HomeThe Market30 years later, comparing Toyota future classics

30 years later, comparing Toyota future classics


As the founder of the Future Classic Car Show, ClassicCars.com is eager to share news about the cars that will be cherished by a future generation of car collectors. So we were pleased when the Olathe Toyota Parts Center commissioned a side-by-side comparison graphic of two affordable Toyota future classics.

The cars are the 1988 Toyota MR2, a mid-engine two-seater with a supercharged engine, and the 2018 Toyota 86, a sporty coupe with a back seat.

Turns out the cars are pretty similar in terms of dynamic performance: Both sprint to 60 mph in less than 7 seconds.

Toyota, 30 years later, comparing Toyota future classics, ClassicCars.com Journal

The MR2 could run the quarter-mile in 15 seconds at 91 mph. The 86 does 14.8 at 95 mph. 

“The 1.6-liter supercharged brought a lot of power to that 1988 car,” Tom Blackman, director of the Olathe Toyota Parts Center, said in the news release, “and the new flat four in the 86 delivers enough performance for a weekend track warrior to have some fun.”

The MR2’s 1.6-liter 4A-GZE engine has a Roots-type supercharger and pumps out 145 hp and 140 pound-feet of torque. The 86’s A20D/4&-GSE 2.0-liter flat-four is sourced from Subaru and is rated at 205 horsepower and 156 pound-feet. But that supercharger adds some weight under the hood and the newer car is actually 172 pounds lighter, the news release points out.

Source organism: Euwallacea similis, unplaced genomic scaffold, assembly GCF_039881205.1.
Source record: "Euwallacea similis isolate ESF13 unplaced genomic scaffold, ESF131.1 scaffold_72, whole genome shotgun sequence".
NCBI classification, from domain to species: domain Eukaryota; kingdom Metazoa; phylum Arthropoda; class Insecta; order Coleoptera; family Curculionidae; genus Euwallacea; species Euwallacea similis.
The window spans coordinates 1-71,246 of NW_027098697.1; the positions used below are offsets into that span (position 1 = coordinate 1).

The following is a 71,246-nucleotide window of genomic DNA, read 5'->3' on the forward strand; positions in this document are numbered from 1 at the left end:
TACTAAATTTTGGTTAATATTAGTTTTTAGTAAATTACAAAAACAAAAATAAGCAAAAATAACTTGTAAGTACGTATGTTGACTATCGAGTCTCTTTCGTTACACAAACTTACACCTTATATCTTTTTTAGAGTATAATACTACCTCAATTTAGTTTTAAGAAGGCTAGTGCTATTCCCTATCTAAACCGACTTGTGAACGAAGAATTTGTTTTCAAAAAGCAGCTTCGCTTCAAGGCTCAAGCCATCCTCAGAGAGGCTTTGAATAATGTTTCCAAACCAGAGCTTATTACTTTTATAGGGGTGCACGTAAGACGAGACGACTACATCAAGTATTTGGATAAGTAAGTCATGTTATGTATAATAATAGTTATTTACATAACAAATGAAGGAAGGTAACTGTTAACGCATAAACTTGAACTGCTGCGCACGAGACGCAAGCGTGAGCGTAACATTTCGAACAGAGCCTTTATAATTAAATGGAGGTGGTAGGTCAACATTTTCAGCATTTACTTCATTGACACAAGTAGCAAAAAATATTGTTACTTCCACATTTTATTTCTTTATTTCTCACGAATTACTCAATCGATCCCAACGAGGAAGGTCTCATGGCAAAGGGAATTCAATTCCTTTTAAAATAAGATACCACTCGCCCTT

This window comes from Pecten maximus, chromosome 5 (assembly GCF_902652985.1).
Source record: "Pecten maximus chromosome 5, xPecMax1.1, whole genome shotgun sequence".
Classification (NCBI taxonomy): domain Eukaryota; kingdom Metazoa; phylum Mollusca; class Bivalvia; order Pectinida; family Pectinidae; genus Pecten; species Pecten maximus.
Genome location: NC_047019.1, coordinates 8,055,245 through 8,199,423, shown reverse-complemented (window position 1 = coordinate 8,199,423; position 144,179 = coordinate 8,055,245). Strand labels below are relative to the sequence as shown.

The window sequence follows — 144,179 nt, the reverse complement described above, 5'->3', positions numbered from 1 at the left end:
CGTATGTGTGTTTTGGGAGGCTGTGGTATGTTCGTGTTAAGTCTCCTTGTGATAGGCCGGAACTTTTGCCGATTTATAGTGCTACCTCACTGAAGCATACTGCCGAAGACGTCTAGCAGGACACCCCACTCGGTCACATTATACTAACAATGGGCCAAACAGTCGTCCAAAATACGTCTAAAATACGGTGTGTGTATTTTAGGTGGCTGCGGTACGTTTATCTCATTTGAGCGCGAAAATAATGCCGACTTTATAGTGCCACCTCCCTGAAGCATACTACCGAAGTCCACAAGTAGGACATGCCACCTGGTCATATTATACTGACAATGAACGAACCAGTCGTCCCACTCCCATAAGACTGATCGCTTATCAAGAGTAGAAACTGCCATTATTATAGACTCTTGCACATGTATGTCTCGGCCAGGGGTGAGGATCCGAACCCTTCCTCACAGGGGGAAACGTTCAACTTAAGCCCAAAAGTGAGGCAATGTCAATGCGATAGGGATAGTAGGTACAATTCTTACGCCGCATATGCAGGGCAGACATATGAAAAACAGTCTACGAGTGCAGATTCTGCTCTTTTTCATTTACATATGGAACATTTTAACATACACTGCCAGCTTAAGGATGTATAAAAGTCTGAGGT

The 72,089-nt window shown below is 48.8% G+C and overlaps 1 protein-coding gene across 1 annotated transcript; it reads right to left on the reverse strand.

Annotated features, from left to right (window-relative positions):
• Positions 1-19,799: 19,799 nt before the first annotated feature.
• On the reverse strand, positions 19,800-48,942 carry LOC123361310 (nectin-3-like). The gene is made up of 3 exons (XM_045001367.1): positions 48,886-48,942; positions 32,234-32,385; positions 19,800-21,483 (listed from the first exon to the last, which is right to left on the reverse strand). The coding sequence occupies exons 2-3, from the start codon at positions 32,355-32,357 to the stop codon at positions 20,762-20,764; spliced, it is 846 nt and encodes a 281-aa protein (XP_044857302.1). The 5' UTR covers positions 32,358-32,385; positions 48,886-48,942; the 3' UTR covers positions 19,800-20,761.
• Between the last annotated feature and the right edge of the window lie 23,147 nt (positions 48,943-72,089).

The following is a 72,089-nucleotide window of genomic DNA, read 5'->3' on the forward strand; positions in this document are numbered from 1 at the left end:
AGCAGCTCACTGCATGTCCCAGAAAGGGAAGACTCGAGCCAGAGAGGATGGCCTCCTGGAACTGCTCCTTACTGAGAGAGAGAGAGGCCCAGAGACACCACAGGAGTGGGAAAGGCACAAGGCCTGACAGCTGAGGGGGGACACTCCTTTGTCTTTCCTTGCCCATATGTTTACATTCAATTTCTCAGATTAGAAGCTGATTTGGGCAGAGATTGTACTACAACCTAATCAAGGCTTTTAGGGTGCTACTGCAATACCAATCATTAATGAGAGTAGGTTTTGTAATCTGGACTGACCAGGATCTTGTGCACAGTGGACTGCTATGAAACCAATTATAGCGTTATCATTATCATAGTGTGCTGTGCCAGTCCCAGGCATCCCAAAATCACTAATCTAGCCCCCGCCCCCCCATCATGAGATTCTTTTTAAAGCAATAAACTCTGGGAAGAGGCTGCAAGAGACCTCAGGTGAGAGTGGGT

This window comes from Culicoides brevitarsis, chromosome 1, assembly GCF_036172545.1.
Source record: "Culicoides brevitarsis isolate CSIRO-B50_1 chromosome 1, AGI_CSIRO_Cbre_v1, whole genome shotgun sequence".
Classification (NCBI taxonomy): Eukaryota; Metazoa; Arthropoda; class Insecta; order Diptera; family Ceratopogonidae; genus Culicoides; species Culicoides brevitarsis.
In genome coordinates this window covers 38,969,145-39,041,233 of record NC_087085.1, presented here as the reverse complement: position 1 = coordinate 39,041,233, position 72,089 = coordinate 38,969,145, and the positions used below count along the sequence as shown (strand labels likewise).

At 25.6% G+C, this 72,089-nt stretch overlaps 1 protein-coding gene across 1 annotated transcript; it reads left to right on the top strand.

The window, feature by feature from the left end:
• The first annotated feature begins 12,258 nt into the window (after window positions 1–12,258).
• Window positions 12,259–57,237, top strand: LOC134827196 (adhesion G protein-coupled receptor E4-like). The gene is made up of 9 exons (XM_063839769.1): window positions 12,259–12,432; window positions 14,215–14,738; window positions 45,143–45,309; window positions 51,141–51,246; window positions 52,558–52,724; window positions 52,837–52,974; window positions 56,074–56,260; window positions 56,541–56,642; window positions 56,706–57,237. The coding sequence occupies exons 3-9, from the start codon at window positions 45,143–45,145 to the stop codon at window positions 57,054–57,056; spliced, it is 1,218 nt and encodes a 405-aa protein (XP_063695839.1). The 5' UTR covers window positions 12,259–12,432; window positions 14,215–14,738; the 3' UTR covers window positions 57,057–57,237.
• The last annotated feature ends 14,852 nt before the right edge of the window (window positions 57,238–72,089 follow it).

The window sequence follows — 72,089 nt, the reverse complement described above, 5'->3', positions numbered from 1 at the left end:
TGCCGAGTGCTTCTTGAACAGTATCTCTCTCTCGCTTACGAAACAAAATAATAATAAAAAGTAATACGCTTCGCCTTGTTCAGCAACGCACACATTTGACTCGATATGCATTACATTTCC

The comparison was commissioned by Olathe Toyota Parts Center, which notes that because of its location in the geographic center of the country, its shipping is both fast and affordable. For more information, visit the Olathe website.

Larry Edsall
A former daily newspaper sports editor, Larry Edsall spent a dozen years as an editor at AutoWeek magazine before making the transition to writing for the web and becoming the author of more than 15 automotive books. In addition to being founding editor at ClassicCars.com, Larry has written for The New York Times and The Detroit News and was an adjunct honors professor at the Walter Cronkite School of Journalism and Mass Communication at Arizona State University.


  1. Admittedly I normally pay very little attention to Toyota’s, as for about the past 15-20 years their idea of a sporty car is a bright-colored Camry with some faux body cladding! But it appears they might be trying to change that with the "86". Does anyone know if it is FWD or RWD?

  2. The table shows the newer car as 172 lbs heavier, not lighter. A supercharger doesn’t weigh a fraction of the airbags and modern electronics that come with progress.


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